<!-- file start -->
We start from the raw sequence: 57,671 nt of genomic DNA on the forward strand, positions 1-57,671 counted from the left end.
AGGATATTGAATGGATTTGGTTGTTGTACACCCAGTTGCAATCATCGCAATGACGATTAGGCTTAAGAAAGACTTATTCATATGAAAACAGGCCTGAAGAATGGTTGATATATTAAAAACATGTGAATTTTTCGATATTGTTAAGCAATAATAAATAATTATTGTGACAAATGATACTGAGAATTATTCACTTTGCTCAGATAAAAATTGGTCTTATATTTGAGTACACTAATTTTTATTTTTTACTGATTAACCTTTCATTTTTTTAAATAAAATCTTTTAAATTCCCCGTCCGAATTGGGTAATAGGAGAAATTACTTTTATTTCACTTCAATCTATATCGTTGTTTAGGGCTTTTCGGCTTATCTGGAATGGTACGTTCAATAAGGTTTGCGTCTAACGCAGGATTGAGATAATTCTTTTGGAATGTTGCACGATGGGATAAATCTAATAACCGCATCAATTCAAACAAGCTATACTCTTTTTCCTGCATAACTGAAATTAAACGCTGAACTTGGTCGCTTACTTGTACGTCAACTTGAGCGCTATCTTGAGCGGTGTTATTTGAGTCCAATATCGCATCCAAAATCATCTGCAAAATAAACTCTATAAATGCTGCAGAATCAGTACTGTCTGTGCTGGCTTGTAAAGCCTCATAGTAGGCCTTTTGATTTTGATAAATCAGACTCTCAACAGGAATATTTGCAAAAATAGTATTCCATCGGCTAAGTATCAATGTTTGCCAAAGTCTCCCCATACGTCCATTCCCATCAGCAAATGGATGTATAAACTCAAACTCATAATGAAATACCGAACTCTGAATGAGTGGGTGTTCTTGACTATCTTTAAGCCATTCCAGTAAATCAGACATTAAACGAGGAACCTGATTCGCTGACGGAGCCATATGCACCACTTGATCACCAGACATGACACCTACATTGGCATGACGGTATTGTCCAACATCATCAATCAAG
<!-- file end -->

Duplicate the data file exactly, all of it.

We start from the raw sequence: 57,671 nt of genomic DNA on the forward strand, positions 1-57,671 counted from the left end.
AGGATATTGAATGGATTTGGTTGTTGTACACCCAGTTGCAATCATCGCAATGACGATTAGGCTTAAGAAAGACTTATTCATATGAAAACAGGCCTGAAGAATGGTTGATATATTAAAAACATGTGAATTTTTCGATATTGTTAAGCAATAATAAATAATTATTGTGACAAATGATACTGAGAATTATTCACTTTGCTCAGATAAAAATTGGTCTTATATTTGAGTACACTAATTTTTATTTTTTACTGATTAACCTTTCATTTTTTTAAATAAAATCTTTTAAATTCCCCGTCCGAATTGGGTAATAGGAGAAATTACTTTTATTTCACTTCAATCTATATCGTTGTTTAGGGCTTTTCGGCTTATCTGGAATGGTACGTTCAATAAGGTTTGCGTCTAACGCAGGATTGAGATAATTCTTTTGGAATGTTGCACGATGGGATAAATCTAATAACCGCATCAATTCAAACAAGCTATACTCTTTTTCCTGCATAACTGAAATTAAACGCTGAACTTGGTCGCTTACTTGTACGTCAACTTGAGCGCTATCTTGAGCGGTGTTATTTGAGTCCAATATCGCATCCAAAATCATCTGCAAAATAAACTCTATAAATGCTGCAGAATCAGTACTGTCTGTGCTGGCTTGTAAAGCCTCATAGTAGGCCTTTTGATTTTGATAAATCAGACTCTCAACAGGAATATTTGCAAAAATAGTATTCCATCGGCTAAGTATCAATGTTTGCCAAAGTCTCCCCATACGTCCATTCCCATCAGCAAATGGATGTATAAACTCAAACTCATAATGAAATACCGAACTCTGAATGAGTGGGTGTTCTTGACTATCTTTAAGCCATTCCAGTAAATCAGACATTAAACGAGGAACCTGATTCGCTGACGGAGCCATATGCACCACTTGATCACCAGACATGACACCTACATTGGCATGACGGTATTGTCCAACATCATCAATCAAG